Father, Fathering and Fatherhood in the Italian American Narrative (tentative title)

deadline for submissions: 
November 30, 2022
full name / name of organization: 
Dr. Elisa Bordin Universita Ca' Foscari Venezia and Dr. Theodora Patrona Aristotle University of Thessaloniki
contact email: 

Father, Fathering and Fatherhood in the Italian American Narrative (tentative title)

Elisa Bordin and Theodora Patrona, editors

The primacy of the family unit in Italian American culture inevitably invites examination of the vital role of parenting. Mothers and fathers, present or absent, accessible, inaccessible, engaged or disengaged, populate Italian American novels and memoirs, films and TV series, stamping uniquely their offspring’s lives either with their boisterous voices, overwhelming ways, and unconditional affection, or even through their confrontative attitudes, haunting silences and distance. Whereas the motherly representations in Italianamericanità, iconic or iconoclastic, have been sufficiently researched and discussed in scholarship, the fatherly figures have admittedly received significantly less attention, in stark contrast to their ample and, often, diametrically opposed depictions in fiction, television and film.

Some of the earliest well known novelistic fathers are the cruel Gennaro in Garibaldi M. Lapolla’s Gran Gennaro (1935), the self-sacrificing Geremio in Pietro di Donato’s Christ in Concrete (1939), the moving Pietro in Mari Tomasi’s Like Lesser Gods (1949) and the heavy-drinking and womanizing father in John Fante’s novels and short stories; in later times one cannot forget the outraged and ultraconservative fathers in Dorothy Bryant’s Miss Giardino (1978) and Josephine Gattuso Hendin’s The Right Thing to Do (1988), the traumatized and traumatizing father in DeSalvo’s memoirs, the meek Serafino in Helen Barolini’s Umbertina (1979), and Kim Ragusa’s dysfunctional father with his interracial relationships and heroin addiction in The Skin Between Us (2006), to name but a few. As regards visual culture, the blockbuster filmic sequels of the The Godfather foregrounded the emblematic patriarch Vito Corleone, while TV viewers pondered over the psychologically fragile “pater familias” Tony Soprano in the multi-awarded TV series The Sopranos.  The crime-prone fathers are, obviously, juxtaposed to moral characters such as the law-abiding MTA bus driver Lorenzo in Robert De Niro’s A Bronx Tale (1993) and the tender father Tony Micelli in the 1980s ABC sitcom Who’s The Boss (1984-1992). These are only very few narratives that assist in underlining the omnipresence and chiaroscuro of the fatherly portrayal, a parameter that along with the scarcity of bibliography on the discussion of the father, fathering and fatherhood stresses the originality and necessity of such a publishing venture.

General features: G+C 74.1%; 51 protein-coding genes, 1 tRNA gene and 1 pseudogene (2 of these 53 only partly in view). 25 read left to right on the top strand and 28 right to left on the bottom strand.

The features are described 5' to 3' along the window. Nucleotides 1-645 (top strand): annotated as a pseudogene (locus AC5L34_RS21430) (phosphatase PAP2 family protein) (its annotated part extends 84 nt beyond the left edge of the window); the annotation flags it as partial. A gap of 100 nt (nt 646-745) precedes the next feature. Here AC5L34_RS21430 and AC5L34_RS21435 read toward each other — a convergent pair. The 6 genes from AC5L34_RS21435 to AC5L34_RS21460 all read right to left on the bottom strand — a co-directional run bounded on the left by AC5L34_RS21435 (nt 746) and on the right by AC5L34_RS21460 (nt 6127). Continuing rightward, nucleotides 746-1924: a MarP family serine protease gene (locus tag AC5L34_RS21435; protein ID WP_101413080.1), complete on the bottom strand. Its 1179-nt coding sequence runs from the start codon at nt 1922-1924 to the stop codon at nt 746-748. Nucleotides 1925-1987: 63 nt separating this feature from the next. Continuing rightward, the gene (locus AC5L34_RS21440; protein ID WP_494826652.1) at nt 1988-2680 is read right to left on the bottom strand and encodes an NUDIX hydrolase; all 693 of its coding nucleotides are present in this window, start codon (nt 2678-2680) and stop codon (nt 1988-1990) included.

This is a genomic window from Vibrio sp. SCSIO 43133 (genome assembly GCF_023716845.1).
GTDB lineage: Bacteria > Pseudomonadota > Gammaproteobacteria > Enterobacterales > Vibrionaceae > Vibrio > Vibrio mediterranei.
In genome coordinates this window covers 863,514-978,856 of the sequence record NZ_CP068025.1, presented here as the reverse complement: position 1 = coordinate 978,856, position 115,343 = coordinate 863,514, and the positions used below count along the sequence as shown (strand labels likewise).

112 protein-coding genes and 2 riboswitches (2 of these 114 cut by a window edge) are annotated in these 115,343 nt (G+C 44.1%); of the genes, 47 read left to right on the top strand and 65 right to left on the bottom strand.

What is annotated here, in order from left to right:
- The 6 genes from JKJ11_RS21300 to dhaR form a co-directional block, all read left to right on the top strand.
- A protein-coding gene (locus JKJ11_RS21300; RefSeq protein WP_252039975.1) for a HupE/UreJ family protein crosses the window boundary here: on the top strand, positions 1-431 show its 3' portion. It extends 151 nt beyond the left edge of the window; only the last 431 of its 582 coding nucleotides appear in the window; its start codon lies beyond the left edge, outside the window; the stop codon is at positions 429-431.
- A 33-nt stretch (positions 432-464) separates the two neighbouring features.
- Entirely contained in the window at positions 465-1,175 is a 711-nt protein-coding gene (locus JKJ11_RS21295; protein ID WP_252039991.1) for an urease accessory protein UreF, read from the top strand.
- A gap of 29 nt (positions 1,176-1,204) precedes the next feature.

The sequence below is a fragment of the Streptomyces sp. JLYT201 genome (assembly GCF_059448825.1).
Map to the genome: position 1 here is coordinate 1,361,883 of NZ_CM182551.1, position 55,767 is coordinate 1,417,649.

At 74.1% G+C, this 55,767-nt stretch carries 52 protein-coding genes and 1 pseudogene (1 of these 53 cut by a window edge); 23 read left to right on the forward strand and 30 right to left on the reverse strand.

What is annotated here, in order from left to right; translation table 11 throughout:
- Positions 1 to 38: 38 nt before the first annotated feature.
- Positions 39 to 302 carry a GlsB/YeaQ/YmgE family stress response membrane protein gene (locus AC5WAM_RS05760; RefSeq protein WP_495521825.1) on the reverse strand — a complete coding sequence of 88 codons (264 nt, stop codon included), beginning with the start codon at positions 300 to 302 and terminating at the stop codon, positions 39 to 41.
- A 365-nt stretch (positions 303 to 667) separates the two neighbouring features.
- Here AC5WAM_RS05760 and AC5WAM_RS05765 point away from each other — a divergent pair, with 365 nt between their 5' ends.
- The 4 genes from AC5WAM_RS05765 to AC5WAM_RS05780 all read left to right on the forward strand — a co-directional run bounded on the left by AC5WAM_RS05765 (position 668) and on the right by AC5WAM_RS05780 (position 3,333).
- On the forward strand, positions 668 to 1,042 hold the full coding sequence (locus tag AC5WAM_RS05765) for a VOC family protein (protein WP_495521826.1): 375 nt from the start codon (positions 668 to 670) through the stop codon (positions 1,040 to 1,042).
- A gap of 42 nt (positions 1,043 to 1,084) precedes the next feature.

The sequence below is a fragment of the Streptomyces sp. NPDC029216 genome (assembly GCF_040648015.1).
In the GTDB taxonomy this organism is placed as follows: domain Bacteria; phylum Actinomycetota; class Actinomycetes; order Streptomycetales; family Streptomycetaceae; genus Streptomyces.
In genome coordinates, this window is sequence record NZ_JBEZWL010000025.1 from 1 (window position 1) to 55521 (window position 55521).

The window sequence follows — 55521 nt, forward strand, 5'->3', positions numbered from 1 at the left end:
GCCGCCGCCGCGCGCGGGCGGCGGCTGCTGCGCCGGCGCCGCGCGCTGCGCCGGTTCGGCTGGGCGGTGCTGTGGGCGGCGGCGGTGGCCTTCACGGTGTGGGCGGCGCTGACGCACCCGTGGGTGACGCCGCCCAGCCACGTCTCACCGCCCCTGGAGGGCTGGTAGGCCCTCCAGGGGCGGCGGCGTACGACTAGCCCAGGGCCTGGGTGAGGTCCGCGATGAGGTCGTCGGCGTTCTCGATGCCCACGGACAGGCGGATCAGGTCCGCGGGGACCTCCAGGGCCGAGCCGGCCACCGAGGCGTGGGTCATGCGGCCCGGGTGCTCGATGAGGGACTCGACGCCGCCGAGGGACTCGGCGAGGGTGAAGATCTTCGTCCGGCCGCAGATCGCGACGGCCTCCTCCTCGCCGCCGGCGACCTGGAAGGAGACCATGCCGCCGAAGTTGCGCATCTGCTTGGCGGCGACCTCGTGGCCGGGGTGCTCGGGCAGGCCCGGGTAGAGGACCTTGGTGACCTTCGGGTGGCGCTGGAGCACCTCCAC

Taking all these into consideration, the editors invite submissions for possible inclusion in a collection of essays that will explore literary fiction, memoirs,  film and television to address issues that include (but are not limited to) the following questions/matters:


  • Representations of fatherhood in literature, memoirs, cinema and television
  • Surrogate fatherhood and alternative forms of fathering
  • Fathers and patriarchy/gender roles
  • Fatherhood and cultural identity
  • Fatherhood/fathering and religion
  • Fatherhood and violence
  • Fathers and sexuality
  • Interracial fathering
  • “Diverse” father figures (queer, multiracial/multiethnic, differently-abled, etc.)
  • Immigrant fathers as countermodels for their U.S.-born children
  • Fathers as connections between the ancestral land and the adoptive country
  • Fathers and their expectations for U.S.-born children

We are looking for papers which are theoretically informed and ethnohistorically grounded. They must engage with key theoretical concepts associated with ethnic studies, and must be written in a compelling and accessible prose. Length should not exceed 6,000 words, including bibliography.

All submissions will undergo peer review.


Please send a well-developed, 350-500 word abstract, and a CV to Elisa Bordin (elisa.bordin@unive.it) and Theodora Patrona (tpatrona@gmail.com) by November 30 2022. The abstract must outline the author’s theoretical framework and identify the aims of the work. It must include relevant bibliography.

Formal invitation to contribute to the volume by December 15, 2022.

Deadline for the submission of the book chapter, May 31, 2023.

Projected date of publication TBA